We live in modern times. But what exactly makes them modern? Modernity is a complex phenomenon that is usually taken to be made up of a number of distinct components (some of which are more problematic than others), such as industrialisation, urbanisation, bureaucratisation, the increasing powers of the nation state (especially in the economic sphere), ideological pluralism and a more inclusive body politic. Not all modern societies have all of these characteristics: their prelapsarian propaganda notwithstanding, Nazi Germany was certainly a modern society.
Modernism is the movement in art and thought that is a response to modernity. It is broadly characterised by a very self-conscious focus on form as well as content and the content often has to do with man's place within modernity. Modernist artists were trying to turn man into a subject rather than an object of modernisation, and frequently they addressed an issue that is central to the process: alienation. The disorienting effect of modernisation is often seen as its fundamental property with regard to the individual person. The transition from a moral economy to a capitalist one, from a rural life to an urban life, and the turning upside down of values - all of this can leave an individual unaware of their place in the world.
Modernity can also be pitiless. Goethe's Faust can be read as a "tragedy of development". The story of Faust has been told many times, but this is the first in which the deal with the Devil is made not for money or fame, but out of a desire to experience all of life. After falling in and out of love with both a woman and then debauchery, Faust taps into one of the strongest currents in modern history: a synergy of personal self-development and economic development. Tired of all past pleasures, Faust sets about creating a new world of modern, free men (like himself) who will sweep away the primitive, stupid rural life that destroyed his love. In doing so he pitilessly exploits his labour force, and in a last jealous bid kills an old couple who stand in his way. Even the act of killing is modern, for Faust does not carry it out himself but merely orders his subordinates to "take care of it". Impersonal, without shame, without even knowledge of how it was done.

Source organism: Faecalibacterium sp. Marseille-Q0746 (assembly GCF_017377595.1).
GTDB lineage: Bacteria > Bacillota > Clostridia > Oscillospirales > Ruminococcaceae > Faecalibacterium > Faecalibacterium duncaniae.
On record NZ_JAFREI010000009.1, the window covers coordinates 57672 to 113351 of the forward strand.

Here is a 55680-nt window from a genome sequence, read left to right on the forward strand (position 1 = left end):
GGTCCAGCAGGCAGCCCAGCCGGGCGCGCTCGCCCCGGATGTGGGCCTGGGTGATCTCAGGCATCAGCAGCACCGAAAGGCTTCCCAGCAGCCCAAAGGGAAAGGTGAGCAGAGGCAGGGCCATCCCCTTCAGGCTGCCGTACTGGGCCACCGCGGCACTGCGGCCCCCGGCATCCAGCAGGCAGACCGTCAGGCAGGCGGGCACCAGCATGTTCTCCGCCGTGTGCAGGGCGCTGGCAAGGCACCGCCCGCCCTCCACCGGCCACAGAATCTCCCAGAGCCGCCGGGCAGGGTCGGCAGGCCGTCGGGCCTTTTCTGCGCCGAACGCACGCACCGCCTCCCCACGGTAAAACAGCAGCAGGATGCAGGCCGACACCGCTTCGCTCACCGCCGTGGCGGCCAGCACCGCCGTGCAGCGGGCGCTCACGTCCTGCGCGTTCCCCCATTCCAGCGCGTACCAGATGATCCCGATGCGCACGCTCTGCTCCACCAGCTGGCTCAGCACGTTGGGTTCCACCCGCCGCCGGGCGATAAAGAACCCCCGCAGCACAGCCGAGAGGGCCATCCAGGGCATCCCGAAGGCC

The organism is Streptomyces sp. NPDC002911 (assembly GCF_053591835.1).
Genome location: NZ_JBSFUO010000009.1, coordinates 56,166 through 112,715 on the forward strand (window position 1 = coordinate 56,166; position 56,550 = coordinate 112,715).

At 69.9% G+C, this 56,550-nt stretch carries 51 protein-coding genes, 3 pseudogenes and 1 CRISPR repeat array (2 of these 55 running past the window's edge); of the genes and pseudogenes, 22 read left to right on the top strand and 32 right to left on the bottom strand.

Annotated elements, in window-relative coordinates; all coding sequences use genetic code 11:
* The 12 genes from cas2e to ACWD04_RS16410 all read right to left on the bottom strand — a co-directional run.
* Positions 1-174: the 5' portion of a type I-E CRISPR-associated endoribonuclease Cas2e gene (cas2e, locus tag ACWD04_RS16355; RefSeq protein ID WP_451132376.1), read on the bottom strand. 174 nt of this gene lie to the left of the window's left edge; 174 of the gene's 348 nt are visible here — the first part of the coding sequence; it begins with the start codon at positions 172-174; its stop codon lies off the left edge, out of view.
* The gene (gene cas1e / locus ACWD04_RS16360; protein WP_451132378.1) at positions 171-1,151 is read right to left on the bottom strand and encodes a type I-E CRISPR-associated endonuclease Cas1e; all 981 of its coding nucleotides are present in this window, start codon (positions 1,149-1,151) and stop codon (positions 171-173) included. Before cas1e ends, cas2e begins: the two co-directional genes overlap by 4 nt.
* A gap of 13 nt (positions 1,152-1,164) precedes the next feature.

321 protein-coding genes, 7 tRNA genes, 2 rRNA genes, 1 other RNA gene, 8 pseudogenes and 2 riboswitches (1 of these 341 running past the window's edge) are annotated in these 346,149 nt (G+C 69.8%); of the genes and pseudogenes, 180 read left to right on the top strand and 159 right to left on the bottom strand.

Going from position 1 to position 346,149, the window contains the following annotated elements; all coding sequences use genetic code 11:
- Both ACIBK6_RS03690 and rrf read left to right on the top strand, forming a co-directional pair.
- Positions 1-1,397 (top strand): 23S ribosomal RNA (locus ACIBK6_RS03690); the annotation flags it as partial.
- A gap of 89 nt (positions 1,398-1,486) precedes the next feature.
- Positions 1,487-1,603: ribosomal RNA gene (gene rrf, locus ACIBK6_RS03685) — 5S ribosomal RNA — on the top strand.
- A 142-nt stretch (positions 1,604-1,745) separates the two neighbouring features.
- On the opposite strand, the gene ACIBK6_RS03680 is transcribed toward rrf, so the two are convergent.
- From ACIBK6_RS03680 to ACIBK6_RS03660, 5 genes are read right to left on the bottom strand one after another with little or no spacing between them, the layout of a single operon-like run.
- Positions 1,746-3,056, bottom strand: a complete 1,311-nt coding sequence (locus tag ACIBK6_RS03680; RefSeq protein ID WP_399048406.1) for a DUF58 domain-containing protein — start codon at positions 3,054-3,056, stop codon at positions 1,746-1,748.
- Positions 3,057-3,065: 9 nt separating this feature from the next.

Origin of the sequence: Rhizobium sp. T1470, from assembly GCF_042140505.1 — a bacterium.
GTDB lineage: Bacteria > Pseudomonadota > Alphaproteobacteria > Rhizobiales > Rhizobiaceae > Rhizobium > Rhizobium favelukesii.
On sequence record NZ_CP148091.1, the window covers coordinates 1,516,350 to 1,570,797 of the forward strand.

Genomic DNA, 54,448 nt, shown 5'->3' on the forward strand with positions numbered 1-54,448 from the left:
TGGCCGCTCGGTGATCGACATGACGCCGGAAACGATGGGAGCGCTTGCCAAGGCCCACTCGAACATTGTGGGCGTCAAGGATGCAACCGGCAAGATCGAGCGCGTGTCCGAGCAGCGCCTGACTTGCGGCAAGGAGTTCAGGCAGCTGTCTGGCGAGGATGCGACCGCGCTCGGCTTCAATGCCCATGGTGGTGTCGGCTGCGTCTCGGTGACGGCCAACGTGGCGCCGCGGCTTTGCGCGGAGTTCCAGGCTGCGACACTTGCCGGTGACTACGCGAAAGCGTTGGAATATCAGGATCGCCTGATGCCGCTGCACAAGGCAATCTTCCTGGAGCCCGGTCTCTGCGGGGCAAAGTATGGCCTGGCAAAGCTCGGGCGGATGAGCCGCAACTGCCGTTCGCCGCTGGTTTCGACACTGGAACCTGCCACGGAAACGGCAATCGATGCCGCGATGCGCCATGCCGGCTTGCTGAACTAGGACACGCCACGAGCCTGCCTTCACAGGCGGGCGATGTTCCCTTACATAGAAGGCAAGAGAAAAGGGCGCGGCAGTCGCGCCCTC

This striving towards modernity eventually destroys Faust. Having banished darkness from the outside world, its last refuge is in his heart: he is struck blind by his conscience and dies. His spirit has not died. It is alive in those who have a sense of being underdeveloped, of not being modern enough: the third world dictator and the Stalin or Mao. This embracement of modernity is not universal - many have lamented its ill effects and sought to destroy it, or part of it. Others, such as Marx, believed it could be transcended and something better achieved: but in the meantime it needed to be allowed to run its course. In the following essay I examine two "modernisms", i.e. strands of modernist thought, which were both expressions of and protests against the process of modernisation. Marx and the Italian Futurists provide two interesting takes on modernity, ones not irrelevant today.